Hello again Bengals fans! Before the season started I spoke with Karyn Trivette DPT (Doctor of Physical Therapy) about some of the more oft injured Bengals and how their prospects looked for the season. Well here we are just past the quarter mark of the season and two of those players we focused on are not playing. I spoke with Karyn again about the players that are currently out and how their injuries might affect the rest of their season. Lets jump right in.
John Ross: The doubters all “knew” this was coming. It’s only listed as a groin injury but I was assured that could basically only be a pull, especially since he went limited last Wednesday. Karyn and I agreed this injury wasn’t related to any of his previous injuries as he hadn’t had any lower body injuries lately that could have contributed to this pull (he ran a 4.22 after his meniscus injuries, that leg was fine). This injury is like a hamstring pull, if you give it enough time it can heal up entirely and he can go 100% again this season. Basically you just have weak spot in the muscle that will heal up eventually, but if he tries to play on it too soon he has a high likely hood of re-injuring that same spot or another mechanism in the leg trying to compensate. It can also hamper his performance as far as agility, cutting, change of direction until it’s fully healed. He should still have access to his turbo button in a straight line though as long as it’s not too painful. The recovery time is based on how bad the tear is which we don’t know. The offense is different without him but if he’s rushed out there too quickly it could be without him a lot longer.
Tyler Eifert: Man this one was heart rending. It was just dumb luck, that fall would have broken anyone’s ankle but of course it happens to Tyler. From the information we could gather Karyn assured me that while he’s for sure done for the year, even through the playoffs,
but he should be able to come back 100% next year. There was no reported dislocation or screw and plated after the surgery so he should have his full athleticism at his disposal next year. Her only concern was if the fracture was too low, close to the joint, but judging by the video she thought that was unlikely. We’ll see if the Bengals roll the dice again next year.
Billy Price: This one is a real shame. It came out that he has a partially torn tendon in his foot. The good news, Karyn told me, is that if he fully tore the wrong tendon is his foot he could have been done for the year. The bad news is that this isn’t going away this year. This isn’t going to fully heal in season and may need surgery in the offseason. When he does come back it’s going to limit his movement skills. That’s unfortunate because that was a big upgrade for the Bengals in the run game, having a center that can move and make blocks in space. I’m not saying he won’t be able to do that but he won’t be as quick as he could be. His power, plant and drive should all be intact. I expect this injury to hamper him more in the run game than in the pass game. However when wrestling those big nose tackles which he’s so good at, he should be nearly 100%. This injury is also going to increase his chances of getting hurt for the rest of the year. That tendon will be particularly vulnerable but it will also lead to higher risk for compensation injuries. Other mechanisms on his body are going to have to compensate and function differently, which is always less than ideal. He may not even re-injure the foot but it still increases his injury chances throughout the body. We won’t see 100% Billy Price until 2019.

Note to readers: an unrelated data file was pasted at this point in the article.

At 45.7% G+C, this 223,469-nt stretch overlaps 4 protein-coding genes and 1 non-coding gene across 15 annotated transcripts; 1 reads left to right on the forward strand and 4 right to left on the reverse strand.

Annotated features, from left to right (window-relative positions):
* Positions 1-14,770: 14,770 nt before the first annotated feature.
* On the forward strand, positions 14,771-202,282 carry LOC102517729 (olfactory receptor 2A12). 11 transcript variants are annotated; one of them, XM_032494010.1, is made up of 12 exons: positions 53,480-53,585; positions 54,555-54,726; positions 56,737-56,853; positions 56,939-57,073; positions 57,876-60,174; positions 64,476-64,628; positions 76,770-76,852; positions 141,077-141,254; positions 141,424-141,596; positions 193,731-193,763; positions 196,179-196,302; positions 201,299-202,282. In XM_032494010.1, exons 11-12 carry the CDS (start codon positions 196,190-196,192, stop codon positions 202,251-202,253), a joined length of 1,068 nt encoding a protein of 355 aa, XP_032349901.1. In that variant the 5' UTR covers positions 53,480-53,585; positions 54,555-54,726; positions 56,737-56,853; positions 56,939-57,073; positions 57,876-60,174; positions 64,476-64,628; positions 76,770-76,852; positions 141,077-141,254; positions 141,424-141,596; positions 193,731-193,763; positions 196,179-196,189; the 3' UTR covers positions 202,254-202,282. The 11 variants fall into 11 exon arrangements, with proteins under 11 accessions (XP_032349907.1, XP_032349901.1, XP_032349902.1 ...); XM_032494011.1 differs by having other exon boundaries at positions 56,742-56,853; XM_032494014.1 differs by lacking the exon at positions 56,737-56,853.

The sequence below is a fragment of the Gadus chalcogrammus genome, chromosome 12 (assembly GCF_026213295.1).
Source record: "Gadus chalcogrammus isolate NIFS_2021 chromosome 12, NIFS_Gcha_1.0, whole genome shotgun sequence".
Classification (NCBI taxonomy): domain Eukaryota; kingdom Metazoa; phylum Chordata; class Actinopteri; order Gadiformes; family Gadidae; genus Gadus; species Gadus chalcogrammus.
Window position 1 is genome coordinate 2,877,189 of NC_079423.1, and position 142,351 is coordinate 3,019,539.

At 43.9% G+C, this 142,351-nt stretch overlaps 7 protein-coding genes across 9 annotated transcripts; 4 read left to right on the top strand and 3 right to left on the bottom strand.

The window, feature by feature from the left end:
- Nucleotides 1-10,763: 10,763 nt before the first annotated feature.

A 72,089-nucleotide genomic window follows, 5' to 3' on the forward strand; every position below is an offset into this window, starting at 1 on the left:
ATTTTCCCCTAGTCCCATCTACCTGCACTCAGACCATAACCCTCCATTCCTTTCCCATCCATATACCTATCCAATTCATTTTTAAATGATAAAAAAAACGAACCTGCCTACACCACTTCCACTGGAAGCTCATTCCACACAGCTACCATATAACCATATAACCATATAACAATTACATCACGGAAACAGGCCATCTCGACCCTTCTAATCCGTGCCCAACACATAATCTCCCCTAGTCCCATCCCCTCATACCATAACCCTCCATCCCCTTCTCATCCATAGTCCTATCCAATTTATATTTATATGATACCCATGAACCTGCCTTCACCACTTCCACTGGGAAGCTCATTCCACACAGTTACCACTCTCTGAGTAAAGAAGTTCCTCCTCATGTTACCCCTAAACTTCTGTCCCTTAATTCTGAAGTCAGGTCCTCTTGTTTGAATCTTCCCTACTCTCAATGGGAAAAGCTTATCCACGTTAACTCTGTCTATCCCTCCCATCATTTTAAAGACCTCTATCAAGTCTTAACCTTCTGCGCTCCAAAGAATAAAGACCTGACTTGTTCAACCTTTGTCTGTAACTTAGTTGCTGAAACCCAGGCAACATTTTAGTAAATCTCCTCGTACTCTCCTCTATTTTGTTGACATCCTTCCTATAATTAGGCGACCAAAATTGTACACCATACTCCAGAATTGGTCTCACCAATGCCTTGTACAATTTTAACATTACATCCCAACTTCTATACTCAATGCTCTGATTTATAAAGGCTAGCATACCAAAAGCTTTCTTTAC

Vontaze Burfict: He’s not hurt, but I did ask Karyn about “football shape”. I was always suspicious of this, conditioning wise. Sure it takes getting out there and getting knocked around a little to get your mind right, muscle memory and all that. However, physiologically, there’s nothing to it. Tez played pretty well against Miami and we can expect that to continue. Him getting all that time off from the training camp ankle injury was probably a good thing.
Giovani Bernard: I only got a chance to do a brief text exchange with Karyn about Gio. Unfortunately we’ve likely seen the best of Gio for 2018. His MCL sprain is likely to nag all season. Perhaps with limited reps and the appropriate amount of time off he can get close to 100% but this one is another bad news scenario. The upside is that Gio is a full fledged warrior and has proven he can heal faster than mere mortals with his incredible ACL recovery. So he may be able to surprise us with how well he can perform.
I didn’t get a chance to talk to Karyn about Tyler Kroft the report that he was cruising around the locker room in a boot on a Scootypuff Jr. is a bad sign.
Have any questions, concerns or criticisms? I’d love to hear from you via comments or hit me up on twitter @joelknowsbungs
Gerald McCoy in stripes makes plenty of sense
The Tampa Bay Buccaneers moved on from star defensive tackle Gerald McCoy earlier this week after failing to find a suitable trade partner for his $13 million salary and the Cincinnati Bengals have taken notice.
— Dianna (@diannaESPN) May 22, 2019
As for Gerald McCoy and the Bengals — @diannaESPN was first on Marvin's departure, Burfict's release, and then Webb and Dennard's signings.
— JG (@JoeGoodberry) May 22, 2019